What’s the story of my life? ~ 3-20

Live so that when the final summons comes you will leave something more behind you than an epitaph on a tombstone or an obituary in a newspaper. — Billy Sunday

My dad hadn’t been back to his father’s grave in England for ages. The stone etched with the name “Stanley Briscoe” had fallen; the weeds had grown over the withered stone and my father’s face reflected a pensive disappointment. We huffed and heaved as we righted the slab and pulled weeds out of the sacred ground.

The graves of those who have gone before us conjure up a strange mixture of emotions and thoughts. They wash over us—like tsunamis crashing down on the soul. And the blatant reality eventually hits us: One day, it’ll be us. Our bodies will die. Our lives will end.

I wish I had known my grandfather. The day we stood beside the grave my dad filled in some of the gaps with tales of the man:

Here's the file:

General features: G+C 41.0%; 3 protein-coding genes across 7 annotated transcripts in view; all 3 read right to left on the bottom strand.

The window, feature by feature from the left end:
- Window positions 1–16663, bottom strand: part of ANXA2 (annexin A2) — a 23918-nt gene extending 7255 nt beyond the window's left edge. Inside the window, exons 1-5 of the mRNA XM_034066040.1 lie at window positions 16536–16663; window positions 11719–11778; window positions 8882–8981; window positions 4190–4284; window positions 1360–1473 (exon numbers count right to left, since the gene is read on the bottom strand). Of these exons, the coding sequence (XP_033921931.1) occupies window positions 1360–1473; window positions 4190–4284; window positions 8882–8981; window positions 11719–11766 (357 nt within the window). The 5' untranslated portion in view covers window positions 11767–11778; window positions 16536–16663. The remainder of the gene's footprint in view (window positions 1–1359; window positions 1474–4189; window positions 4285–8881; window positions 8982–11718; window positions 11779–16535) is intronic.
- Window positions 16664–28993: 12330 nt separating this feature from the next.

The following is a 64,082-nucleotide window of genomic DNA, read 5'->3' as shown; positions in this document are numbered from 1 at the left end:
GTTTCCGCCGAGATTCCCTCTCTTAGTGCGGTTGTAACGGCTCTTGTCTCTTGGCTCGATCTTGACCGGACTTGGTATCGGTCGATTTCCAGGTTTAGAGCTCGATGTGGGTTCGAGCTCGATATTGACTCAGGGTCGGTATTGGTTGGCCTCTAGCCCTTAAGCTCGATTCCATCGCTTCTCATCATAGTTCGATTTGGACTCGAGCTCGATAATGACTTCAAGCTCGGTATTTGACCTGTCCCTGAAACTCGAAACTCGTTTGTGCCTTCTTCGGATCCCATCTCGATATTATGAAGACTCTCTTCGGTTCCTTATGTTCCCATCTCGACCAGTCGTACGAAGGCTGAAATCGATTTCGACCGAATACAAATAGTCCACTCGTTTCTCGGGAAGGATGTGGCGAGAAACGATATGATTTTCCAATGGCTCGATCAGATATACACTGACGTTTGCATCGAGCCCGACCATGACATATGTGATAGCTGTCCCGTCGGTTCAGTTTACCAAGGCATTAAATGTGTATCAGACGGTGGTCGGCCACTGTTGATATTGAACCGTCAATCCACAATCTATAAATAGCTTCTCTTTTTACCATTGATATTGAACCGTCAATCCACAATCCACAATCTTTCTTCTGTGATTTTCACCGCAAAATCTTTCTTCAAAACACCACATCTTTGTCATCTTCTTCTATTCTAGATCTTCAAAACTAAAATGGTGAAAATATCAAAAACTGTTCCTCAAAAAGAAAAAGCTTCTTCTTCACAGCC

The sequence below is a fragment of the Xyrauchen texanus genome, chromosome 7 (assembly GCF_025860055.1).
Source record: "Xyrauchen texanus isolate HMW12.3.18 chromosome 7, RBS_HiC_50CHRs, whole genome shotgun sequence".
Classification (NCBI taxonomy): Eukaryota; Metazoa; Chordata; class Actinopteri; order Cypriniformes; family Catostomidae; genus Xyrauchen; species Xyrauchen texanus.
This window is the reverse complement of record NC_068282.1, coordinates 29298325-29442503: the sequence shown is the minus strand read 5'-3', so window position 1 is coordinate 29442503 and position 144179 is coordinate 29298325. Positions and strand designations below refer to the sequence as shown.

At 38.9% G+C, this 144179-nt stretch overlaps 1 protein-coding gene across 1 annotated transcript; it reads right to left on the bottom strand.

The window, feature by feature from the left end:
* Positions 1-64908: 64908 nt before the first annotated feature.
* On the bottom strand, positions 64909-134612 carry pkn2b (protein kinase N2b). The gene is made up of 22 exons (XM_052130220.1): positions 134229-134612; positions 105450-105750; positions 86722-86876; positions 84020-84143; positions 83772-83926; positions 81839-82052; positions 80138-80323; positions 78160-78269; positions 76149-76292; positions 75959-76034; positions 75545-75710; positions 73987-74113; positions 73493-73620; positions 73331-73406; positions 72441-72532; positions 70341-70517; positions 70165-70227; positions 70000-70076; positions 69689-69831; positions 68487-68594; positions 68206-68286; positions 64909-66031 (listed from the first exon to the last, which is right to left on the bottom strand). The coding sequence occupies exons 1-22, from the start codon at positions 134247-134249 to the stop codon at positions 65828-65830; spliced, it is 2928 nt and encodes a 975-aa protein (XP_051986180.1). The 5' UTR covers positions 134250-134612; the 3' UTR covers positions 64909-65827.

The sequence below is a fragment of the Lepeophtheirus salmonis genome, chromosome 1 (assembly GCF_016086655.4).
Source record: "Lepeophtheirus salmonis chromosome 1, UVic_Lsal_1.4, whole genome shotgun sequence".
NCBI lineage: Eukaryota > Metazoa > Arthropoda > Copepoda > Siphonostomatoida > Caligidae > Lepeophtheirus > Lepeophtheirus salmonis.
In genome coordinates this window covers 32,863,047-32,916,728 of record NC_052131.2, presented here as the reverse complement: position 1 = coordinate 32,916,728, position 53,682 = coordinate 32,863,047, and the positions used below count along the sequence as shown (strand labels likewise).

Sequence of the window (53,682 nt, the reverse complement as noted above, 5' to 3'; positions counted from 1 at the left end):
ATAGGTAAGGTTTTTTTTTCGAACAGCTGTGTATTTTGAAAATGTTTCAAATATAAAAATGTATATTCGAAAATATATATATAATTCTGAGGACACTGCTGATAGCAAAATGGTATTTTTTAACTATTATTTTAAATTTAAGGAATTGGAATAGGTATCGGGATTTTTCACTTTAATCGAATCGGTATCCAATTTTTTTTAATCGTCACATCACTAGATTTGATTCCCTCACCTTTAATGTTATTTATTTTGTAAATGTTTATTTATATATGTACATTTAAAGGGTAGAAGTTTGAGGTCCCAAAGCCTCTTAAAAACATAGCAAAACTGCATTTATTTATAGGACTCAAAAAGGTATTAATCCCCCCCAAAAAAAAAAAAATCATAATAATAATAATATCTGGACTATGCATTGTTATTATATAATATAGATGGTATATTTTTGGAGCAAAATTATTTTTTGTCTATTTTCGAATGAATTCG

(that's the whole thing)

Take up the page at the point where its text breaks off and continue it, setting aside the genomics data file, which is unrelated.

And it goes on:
• Keeping the family grocery store open through the War and the Depression.
  • A man of his word… a man of the Word.
  • A lay preacher who spoke what he knew each weekend in a corrugated metal building they called “The Tin Church.”

Nothing fancy. Just a simple faith that knew the value of community, honesty, truth, and the value of investing life in something worth dying for.

Between birth and the casket, there are an unknown number of days God gives us to live for His purposes in our physical body. Some day it will be changed into a perfect body, but for now it’s wearing out. Yet, it continually waits to be used for eternal purposes.

Soon enough the dust of my body, of your body, will mix with the soil beneath a tilting headstone. Will the cemetery be kept up? Will weeds grow there, too? Does it matter?

Perhaps it’s best to let the gravestone lay.

Pete Briscoe’s Daily Devotional – ‘Experiencing LIFE Today’